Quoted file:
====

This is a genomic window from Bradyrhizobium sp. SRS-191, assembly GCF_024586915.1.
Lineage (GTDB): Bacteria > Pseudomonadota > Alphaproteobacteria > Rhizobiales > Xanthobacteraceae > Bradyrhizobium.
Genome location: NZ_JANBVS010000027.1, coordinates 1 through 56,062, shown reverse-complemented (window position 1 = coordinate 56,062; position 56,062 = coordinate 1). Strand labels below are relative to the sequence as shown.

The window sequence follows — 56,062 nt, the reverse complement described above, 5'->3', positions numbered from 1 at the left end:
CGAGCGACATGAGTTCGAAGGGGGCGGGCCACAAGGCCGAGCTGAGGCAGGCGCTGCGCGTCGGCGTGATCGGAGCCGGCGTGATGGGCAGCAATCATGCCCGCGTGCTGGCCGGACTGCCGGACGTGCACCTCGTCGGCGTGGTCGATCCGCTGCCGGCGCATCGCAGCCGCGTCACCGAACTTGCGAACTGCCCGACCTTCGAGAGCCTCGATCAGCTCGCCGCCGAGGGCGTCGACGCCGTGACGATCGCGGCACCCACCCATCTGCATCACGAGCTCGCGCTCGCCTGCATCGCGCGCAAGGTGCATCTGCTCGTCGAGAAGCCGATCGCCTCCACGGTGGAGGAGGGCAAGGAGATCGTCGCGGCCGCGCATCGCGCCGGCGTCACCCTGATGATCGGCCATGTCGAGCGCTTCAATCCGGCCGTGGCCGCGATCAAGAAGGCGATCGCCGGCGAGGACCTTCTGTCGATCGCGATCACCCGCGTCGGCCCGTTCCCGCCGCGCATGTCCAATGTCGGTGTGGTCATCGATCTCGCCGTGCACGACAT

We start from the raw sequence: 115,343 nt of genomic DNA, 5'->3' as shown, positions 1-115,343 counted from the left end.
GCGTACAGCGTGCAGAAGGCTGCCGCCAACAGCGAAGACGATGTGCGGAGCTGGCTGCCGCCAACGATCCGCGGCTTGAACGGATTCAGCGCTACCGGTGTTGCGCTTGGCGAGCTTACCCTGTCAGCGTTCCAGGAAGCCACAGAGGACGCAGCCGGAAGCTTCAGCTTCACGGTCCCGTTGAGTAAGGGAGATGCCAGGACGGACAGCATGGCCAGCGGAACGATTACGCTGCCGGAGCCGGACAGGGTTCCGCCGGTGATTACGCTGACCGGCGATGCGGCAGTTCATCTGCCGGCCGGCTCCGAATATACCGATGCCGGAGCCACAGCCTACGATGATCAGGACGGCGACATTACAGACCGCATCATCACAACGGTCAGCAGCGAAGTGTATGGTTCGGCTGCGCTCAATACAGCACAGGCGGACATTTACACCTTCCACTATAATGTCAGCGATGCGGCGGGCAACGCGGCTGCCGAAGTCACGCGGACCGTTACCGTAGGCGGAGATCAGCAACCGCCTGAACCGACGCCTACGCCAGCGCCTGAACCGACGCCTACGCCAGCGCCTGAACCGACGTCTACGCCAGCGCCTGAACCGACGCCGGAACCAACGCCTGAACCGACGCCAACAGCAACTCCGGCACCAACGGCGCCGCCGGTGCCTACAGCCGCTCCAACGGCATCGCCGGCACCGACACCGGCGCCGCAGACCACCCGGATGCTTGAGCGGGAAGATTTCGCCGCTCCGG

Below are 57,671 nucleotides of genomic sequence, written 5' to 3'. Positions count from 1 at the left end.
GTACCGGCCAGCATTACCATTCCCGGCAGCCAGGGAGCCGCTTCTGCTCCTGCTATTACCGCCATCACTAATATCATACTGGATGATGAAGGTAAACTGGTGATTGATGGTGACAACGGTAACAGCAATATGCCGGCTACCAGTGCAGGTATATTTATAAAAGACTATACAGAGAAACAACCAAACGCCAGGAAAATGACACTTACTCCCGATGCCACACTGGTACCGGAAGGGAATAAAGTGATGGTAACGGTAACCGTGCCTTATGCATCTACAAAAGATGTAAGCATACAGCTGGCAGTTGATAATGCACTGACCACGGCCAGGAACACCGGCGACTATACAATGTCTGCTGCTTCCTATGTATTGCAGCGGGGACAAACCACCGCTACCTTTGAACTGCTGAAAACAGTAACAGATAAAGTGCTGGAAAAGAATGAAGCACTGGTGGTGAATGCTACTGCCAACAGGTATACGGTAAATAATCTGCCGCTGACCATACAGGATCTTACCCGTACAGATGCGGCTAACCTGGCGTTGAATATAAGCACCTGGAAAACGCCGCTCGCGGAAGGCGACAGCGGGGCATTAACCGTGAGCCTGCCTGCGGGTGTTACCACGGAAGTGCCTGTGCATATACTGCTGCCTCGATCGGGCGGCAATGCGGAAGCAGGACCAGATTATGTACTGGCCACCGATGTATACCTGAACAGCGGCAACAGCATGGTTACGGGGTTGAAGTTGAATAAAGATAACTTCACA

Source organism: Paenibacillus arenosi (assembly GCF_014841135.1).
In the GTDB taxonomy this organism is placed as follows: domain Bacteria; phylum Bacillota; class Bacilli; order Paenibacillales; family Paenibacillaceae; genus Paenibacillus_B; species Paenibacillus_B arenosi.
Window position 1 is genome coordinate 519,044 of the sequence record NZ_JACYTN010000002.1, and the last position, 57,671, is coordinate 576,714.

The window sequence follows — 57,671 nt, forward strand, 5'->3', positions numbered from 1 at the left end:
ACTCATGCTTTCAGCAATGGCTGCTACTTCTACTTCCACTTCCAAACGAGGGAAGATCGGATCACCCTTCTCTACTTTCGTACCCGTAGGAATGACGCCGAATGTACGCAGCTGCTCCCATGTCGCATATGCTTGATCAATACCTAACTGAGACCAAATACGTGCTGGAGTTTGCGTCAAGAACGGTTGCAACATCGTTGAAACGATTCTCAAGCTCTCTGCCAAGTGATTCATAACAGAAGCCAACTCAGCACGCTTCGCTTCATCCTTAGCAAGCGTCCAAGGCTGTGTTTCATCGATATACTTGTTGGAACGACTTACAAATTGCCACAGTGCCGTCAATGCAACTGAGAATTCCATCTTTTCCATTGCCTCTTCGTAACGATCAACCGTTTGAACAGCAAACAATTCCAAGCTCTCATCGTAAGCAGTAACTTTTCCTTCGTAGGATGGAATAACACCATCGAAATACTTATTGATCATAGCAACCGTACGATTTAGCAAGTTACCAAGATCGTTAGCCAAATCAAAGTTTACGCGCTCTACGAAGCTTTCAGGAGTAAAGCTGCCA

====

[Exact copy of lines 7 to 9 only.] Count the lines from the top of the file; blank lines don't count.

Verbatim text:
GCGTACAGCGTGCAGAAGGCTGCCGCCAACAGCGAAGACGATGTGCGGAGCTGGCTGCCGCCAACGATCCGCGGCTTGAACGGATTCAGCGCTACCGGTGTTGCGCTTGGCGAGCTTACCCTGTCAGCGTTCCAGGAAGCCACAGAGGACGCAGCCGGAAGCTTCAGCTTCACGGTCCCGTTGAGTAAGGGAGATGCCAGGACGGACAGCATGGCCAGCGGAACGATTACGCTGCCGGAGCCGGACAGGGTTCCGCCGGTGATTACGCTGACCGGCGATGCGGCAGTTCATCTGCCGGCCGGCTCCGAATATACCGATGCCGGAGCCACAGCCTACGATGATCAGGACGGCGACATTACAGACCGCATCATCACAACGGTCAGCAGCGAAGTGTATGGTTCGGCTGCGCTCAATACAGCACAGGCGGACATTTACACCTTCCACTATAATGTCAGCGATGCGGCGGGCAACGCGGCTGCCGAAGTCACGCGGACCGTTACCGTAGGCGGAGATCAGCAACCGCCTGAACCGACGCCTACGCCAGCGCCTGAACCGACGCCTACGCCAGCGCCTGAACCGACGTCTACGCCAGCGCCTGAACCGACGCCGGAACCAACGCCTGAACCGACGCCAACAGCAACTCCGGCACCAACGGCGCCGCCGGTGCCTACAGCCGCTCCAACGGCATCGCCGGCACCGACACCGGCGCCGCAGACCACCCGGATGCTTGAGCGGGAAGATTTCGCCGCTCCGG

Below are 57,671 nucleotides of genomic sequence, written 5' to 3'. Positions count from 1 at the left end.
GTACCGGCCAGCATTACCATTCCCGGCAGCCAGGGAGCCGCTTCTGCTCCTGCTATTACCGCCATCACTAATATCATACTGGATGATGAAGGTAAACTGGTGATTGATGGTGACAACGGTAACAGCAATATGCCGGCTACCAGTGCAGGTATATTTATAAAAGACTATACAGAGAAACAACCAAACGCCAGGAAAATGACACTTACTCCCGATGCCACACTGGTACCGGAAGGGAATAAAGTGATGGTAACGGTAACCGTGCCTTATGCATCTACAAAAGATGTAAGCATACAGCTGGCAGTTGATAATGCACTGACCACGGCCAGGAACACCGGCGACTATACAATGTCTGCTGCTTCCTATGTATTGCAGCGGGGACAAACCACCGCTACCTTTGAACTGCTGAAAACAGTAACAGATAAAGTGCTGGAAAAGAATGAAGCACTGGTGGTGAATGCTACTGCCAACAGGTATACGGTAAATAATCTGCCGCTGACCATACAGGATCTTACCCGTACAGATGCGGCTAACCTGGCGTTGAATATAAGCACCTGGAAAACGCCGCTCGCGGAAGGCGACAGCGGGGCATTAACCGTGAGCCTGCCTGCGGGTGTTACCACGGAAGTGCCTGTGCATATACTGCTGCCTCGATCGGGCGGCAATGCGGAAGCAGGACCAGATTATGTACTGGCCACCGATGTATACCTGAACAGCGGCAACAGCATGGTTACGGGGTTGAAGTTGAATAAAGATAACTTCACA